Arnold: I know this sounds super weird, but he would watch me on the track when I trained for my dad. He would always encourage me to do it. He was always very pushy, saying, “Hey, you need to do it. Go try it. What’s it going to hurt?”

HB: Did you think he was nuts?

Arnold: Yes. I’m like, “You’re crazy. Are you trying to make fun of me?” We all joke around and I’m like, “Are you making some kind of joke or what?”

HB: Well, it looks like he was right.

Arnold: Yes, he was. Don’t tell him that though.

HB: How nice is it to train with your boyfriend?

Arnold: When you live with someone and work with someone, it’s obviously tough. But I feel like we leave the barn at the barn. If we get in a little scuffle at the barn, in two minutes, it’s over. We’re at home and I’m like, “Hey, what do you want for dinner?” Our lives surround the barn all the time. I feel we do a very good job of that. We get along for the most part. Everybody has their little scuffles. I’m not going to hide that. Nobody’s life is perfect.

HB: So, tell me about Knockout Queen. What are your hopes for her?

Arnold: I love her so much. She’s honestly the best thing that’s ever fallen in my lap. She’s amazing. She’s won five or six for me. She’s going to race this year. She had some R&R. I took a vacation for Dan Patch and I thought she deserved the same.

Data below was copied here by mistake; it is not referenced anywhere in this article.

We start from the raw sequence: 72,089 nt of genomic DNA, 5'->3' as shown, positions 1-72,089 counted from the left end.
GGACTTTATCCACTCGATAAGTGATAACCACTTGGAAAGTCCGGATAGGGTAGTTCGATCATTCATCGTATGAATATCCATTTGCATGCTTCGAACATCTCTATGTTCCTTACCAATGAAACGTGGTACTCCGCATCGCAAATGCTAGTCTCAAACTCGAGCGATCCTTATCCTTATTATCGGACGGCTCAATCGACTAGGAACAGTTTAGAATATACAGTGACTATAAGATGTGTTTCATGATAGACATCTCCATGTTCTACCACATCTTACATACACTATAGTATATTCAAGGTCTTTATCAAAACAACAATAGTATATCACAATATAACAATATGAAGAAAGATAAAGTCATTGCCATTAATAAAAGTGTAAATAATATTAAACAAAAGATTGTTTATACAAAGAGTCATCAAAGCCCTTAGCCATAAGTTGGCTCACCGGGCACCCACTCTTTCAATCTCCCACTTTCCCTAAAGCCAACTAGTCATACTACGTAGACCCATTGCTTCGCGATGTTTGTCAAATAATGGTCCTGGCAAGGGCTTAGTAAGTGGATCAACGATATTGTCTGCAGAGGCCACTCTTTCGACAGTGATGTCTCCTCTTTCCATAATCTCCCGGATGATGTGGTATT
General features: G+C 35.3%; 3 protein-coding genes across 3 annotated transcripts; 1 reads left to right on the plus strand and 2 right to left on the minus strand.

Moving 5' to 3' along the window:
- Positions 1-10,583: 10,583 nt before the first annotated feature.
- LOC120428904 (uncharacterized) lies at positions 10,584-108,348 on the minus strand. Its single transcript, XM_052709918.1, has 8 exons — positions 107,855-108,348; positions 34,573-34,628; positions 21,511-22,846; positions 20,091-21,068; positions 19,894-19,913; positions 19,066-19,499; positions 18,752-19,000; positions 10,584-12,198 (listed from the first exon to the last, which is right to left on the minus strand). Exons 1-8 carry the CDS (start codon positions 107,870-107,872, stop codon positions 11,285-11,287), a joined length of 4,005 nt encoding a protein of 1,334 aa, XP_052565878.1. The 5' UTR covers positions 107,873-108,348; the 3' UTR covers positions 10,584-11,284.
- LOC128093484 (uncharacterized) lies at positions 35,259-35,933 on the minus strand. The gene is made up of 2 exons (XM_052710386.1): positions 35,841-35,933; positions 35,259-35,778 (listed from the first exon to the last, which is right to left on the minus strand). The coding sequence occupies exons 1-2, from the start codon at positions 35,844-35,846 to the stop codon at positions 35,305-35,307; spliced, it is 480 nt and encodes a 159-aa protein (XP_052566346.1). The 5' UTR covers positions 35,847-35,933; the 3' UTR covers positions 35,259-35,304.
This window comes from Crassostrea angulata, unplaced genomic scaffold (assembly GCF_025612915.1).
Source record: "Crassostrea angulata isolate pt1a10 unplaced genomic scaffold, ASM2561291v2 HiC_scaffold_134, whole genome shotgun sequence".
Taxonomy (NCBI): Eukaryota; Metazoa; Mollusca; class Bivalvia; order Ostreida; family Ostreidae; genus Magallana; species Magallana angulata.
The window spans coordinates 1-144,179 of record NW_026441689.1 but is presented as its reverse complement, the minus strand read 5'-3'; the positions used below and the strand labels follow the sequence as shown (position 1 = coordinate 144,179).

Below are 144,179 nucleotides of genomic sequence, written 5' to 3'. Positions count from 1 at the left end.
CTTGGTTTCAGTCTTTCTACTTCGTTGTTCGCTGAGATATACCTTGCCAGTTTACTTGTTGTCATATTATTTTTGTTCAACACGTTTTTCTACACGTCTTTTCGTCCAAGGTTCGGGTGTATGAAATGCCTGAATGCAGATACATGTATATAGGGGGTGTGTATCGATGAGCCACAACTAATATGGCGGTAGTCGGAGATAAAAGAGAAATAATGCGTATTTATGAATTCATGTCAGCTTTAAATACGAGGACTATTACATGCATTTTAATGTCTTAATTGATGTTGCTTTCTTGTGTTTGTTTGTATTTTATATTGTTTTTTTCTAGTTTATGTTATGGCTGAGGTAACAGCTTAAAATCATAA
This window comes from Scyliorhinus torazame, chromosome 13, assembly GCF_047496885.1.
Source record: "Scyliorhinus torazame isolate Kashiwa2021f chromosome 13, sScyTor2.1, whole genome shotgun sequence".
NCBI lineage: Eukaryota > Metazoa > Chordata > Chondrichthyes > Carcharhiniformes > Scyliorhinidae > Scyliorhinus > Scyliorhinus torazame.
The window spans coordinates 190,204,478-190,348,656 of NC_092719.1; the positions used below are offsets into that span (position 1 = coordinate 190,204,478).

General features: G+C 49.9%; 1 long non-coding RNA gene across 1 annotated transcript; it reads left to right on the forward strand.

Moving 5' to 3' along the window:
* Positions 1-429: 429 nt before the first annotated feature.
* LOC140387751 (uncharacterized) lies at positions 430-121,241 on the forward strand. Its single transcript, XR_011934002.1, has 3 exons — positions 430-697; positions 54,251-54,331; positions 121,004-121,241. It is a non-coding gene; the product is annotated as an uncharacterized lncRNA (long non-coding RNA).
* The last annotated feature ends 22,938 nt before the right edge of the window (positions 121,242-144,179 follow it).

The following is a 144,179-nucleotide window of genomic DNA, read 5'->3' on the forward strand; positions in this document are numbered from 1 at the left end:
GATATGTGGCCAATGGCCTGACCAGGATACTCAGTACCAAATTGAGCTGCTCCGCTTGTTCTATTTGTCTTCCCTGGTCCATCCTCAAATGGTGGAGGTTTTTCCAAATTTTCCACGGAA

HB: So, what does your future hold. Is there a temptation to go professional?

Arnold: I’m very content with what I’m doing right now. My main focus is the mare. I want to take care of her and do the best I can for her. She comes first over my career in driving. I feel like I’ll be more successful training her than taking off driving.

HB: Is training more in your future than driving?

Arnold: Probably a little bit of both. I’m not going to give it all the way up. But she’s my main focus.

HB: So, if I asked you where you see yourself in 15 years, you probably would not have an answer.

Arnold: No, I don’t even know what I’m doing tomorrow.

Rich Fisher is a freelance writer living in New Jersey. To comment on this story, email us at readerforum@ustrotting.com.